Wednesday, August 24, 2011

Flatter is better

Yesterday Guido pointed out that the Baltic states still have very healthy growth, and that they all share a similar tax regime.
[LabourList's] graph showing Britain’s tragically anaemic growth while tragic has unintended consequences for the tax and spenders. Have a look at the three countries leading the growth figures:



We on this blog are huge fans of the Baltic model, but apart from pretty blonde girls, what do Estonia, Latvia and Lithuania have in common? Well flat taxes of 24%, 25% and 33% respectively for one. Discuss…

There's not actually a lot to discuss—unless you are an accountant, flat taxes are better. Back in May, parlaying off Timmy's post at the ASI, I wrote a post about the fact that flat taxes are, pretty much, a free lunch in terms of tax raising; plus, of course, they ensure that companies and individuals have to spend considerably less on accountants just to work out how much tax they should be paying.

Those faithful (few) readers who have been perusing The Kitchen for many years might remember that it was over the issue of Flat Tax that Richard Murphy first came to our attention. Back in October 2006—when Timmy and I were reasonably involved in UKIP—I published an assessment of the party's Flat Tax policy. After doing so, I was solicited to write a letter on the topic for the Evening Standard (which was written in a rush, on a shared computer in Brighton, IIRC).

The letter that appeared above mine was submitted by one Richard Murphy of taxresearch.org.uk. Establishing the trend which he has so conspicuously continued to this day, Richard Murphy's missive was short on words and long on bollocks.
Flat taxes are not "simple". More than 83 per cent of people in Estonia, where they have flat taxes, submit a tax return; only 16 per cent do in the UK.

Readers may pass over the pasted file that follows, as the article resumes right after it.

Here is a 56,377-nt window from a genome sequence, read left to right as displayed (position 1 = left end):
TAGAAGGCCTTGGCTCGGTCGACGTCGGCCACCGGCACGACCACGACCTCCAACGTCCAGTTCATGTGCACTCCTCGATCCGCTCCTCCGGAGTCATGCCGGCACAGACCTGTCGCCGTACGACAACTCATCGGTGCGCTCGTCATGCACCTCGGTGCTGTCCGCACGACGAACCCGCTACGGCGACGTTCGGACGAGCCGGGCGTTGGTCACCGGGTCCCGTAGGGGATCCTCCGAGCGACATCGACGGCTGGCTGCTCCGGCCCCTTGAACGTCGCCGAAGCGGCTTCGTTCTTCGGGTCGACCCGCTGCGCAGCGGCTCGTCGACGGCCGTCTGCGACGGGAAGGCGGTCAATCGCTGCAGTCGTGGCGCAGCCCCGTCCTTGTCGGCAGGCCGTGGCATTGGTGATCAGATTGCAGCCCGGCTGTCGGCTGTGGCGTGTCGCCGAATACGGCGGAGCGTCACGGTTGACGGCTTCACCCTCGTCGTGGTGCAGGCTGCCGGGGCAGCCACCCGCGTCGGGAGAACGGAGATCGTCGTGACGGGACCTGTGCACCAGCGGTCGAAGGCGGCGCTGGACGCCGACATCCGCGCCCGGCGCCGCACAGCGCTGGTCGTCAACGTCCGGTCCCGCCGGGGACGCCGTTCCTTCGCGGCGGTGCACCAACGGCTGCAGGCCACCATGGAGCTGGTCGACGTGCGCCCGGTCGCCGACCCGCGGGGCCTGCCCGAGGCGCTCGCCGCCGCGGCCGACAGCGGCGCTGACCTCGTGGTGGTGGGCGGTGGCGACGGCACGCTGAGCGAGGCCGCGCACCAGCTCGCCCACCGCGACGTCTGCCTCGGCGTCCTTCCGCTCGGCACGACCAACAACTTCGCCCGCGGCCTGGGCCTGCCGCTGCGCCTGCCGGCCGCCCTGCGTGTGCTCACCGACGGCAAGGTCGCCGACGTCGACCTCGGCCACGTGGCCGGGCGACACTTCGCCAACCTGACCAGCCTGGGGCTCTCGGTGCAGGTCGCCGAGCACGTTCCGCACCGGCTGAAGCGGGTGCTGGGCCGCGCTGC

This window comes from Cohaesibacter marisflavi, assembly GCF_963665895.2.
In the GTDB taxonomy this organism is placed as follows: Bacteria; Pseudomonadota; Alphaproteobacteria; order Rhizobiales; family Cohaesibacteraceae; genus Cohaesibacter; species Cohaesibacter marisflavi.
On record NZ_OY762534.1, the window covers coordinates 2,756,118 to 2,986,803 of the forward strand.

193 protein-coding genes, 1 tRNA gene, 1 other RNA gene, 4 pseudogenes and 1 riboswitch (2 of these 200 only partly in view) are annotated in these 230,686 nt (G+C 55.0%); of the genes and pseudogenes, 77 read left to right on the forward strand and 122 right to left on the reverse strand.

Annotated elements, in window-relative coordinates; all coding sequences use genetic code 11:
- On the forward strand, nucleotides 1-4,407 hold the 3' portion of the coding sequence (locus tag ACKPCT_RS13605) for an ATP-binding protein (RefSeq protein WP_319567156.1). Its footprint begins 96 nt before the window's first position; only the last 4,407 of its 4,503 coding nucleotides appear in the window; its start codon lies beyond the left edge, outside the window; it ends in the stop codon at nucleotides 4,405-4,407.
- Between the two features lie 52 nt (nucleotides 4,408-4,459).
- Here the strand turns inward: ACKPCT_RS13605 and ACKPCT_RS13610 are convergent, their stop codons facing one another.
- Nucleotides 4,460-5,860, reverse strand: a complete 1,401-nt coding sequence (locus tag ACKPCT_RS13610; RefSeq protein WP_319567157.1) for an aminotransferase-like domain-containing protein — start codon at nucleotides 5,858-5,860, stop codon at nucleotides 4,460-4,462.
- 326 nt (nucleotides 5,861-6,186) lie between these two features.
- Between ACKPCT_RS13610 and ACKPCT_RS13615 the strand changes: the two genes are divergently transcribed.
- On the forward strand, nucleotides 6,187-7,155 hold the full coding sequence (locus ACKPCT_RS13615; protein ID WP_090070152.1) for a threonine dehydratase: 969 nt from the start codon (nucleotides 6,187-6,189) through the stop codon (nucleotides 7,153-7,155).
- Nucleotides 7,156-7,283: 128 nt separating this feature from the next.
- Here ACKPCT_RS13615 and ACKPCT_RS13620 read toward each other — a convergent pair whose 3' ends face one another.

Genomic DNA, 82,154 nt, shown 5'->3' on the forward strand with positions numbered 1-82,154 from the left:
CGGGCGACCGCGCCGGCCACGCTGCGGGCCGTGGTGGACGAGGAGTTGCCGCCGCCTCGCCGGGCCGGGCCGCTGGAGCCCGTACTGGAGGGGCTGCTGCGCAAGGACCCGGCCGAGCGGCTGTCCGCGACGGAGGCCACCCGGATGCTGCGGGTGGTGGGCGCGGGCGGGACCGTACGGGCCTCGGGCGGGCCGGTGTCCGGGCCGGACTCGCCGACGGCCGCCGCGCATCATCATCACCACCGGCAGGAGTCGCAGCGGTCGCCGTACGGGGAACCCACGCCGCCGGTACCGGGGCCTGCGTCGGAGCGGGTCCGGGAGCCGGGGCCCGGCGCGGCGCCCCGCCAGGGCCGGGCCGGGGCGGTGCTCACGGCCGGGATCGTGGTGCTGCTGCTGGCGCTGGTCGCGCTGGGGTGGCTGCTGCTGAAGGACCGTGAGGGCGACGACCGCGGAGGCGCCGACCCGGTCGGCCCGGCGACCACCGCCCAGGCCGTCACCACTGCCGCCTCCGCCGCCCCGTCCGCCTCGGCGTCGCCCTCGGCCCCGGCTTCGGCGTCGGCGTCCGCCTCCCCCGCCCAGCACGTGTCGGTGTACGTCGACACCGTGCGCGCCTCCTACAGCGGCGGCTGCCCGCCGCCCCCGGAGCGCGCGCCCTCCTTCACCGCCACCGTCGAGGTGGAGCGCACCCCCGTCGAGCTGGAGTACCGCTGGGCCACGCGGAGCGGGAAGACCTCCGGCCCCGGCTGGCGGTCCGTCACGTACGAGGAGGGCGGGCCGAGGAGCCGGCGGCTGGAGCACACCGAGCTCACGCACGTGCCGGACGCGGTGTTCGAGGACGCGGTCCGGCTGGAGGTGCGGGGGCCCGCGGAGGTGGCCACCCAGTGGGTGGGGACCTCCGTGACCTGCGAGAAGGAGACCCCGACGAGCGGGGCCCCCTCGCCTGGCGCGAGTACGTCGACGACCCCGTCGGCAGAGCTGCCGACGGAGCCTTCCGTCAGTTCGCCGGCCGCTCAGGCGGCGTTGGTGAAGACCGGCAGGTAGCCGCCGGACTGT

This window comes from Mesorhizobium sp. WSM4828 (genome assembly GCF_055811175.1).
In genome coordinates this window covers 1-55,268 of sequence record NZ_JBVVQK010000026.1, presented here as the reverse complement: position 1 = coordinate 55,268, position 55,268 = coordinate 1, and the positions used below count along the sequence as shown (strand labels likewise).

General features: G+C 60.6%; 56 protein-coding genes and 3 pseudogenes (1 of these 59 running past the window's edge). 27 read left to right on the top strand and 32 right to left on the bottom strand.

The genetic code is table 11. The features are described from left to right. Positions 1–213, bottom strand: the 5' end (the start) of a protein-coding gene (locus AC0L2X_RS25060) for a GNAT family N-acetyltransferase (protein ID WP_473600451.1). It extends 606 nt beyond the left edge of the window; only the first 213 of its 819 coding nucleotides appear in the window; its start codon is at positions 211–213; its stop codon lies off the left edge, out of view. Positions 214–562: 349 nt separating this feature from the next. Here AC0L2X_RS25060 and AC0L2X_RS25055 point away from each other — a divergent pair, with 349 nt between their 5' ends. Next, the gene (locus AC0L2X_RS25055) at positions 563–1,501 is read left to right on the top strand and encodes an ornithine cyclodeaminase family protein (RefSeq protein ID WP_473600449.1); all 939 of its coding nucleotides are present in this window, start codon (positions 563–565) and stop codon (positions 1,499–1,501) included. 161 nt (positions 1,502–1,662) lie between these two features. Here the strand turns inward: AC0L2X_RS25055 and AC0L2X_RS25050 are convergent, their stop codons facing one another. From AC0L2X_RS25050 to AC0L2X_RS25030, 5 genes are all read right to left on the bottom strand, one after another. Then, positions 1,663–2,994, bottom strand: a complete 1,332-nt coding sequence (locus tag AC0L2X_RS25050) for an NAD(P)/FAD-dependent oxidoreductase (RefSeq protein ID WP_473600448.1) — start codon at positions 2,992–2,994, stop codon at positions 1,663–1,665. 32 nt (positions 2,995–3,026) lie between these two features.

Well, you might be able to anticipate your humble Devil's reaction to that...
Erm...

What.

The.

Fuck?
...

Dear Richard—can I call you "Richard"? It's better than "dickhead" after all—has it occurred to you that many people in Britain do not submit tax returns because our tax regime is so complicated (as I said, the tax helper document is 56 pages long)? And that more people in Estonia do so because the taxes are... er... simpler? I mean, for fuck's sake, are you stupid or what?

Inevitably, Murphy talks yet more arse-wibble...
And while [flat taxes] might cut overall tax rates for the rich, all credible calculations show they increase them for middle-income earners.

Richard, I am trying to remain patient, really I am, but over the last six months I have drawn attention to several models of flat tax, many of which are credible, that demonstrate that they do not increase taxes for middle earners. For fuck's sake, man, who the hell are you trying to kid? Or is The Adam Smith Institute not credible enough for you? Or, of course, UKIP's Flat Tax policy document shows precisely how flat tax, coupled with a high PTA [dead link], does, in fact, make everyone better off.

The real point is that taxes should low and simple: then we really can have a free lunch.

7 comments:

Grmpy Old Man said...

Dear DK. You really don't expect a retired book keeper and consultant to the Unions to be in favour of a tax system that reduces the need for his previous occupation, do you?

Mr Ecks said...

Ultimatly a flat income tax of 2% seems the best to me. Not worth avoiding except by the pathological and 2% of a vast and ever-expanding pie is worth a lot more than 99.99% of nothing which is where we are headed.

FlipC said...
This comment has been removed by the author.
FlipC said...

Out of interest could not the current system be challenged as being discriminatory? The government is treating one group of individuals differently to another group based on their income.

I know "income" isn't one of the protected states, but it would be fun to try.

Who Cares? said...

'dick-head' sounds better.

Rithu said...

Thank you for sharing your wealth of information on this blog.

FlipC said...

DK- I'd be interested to know your position on Negative Income Tax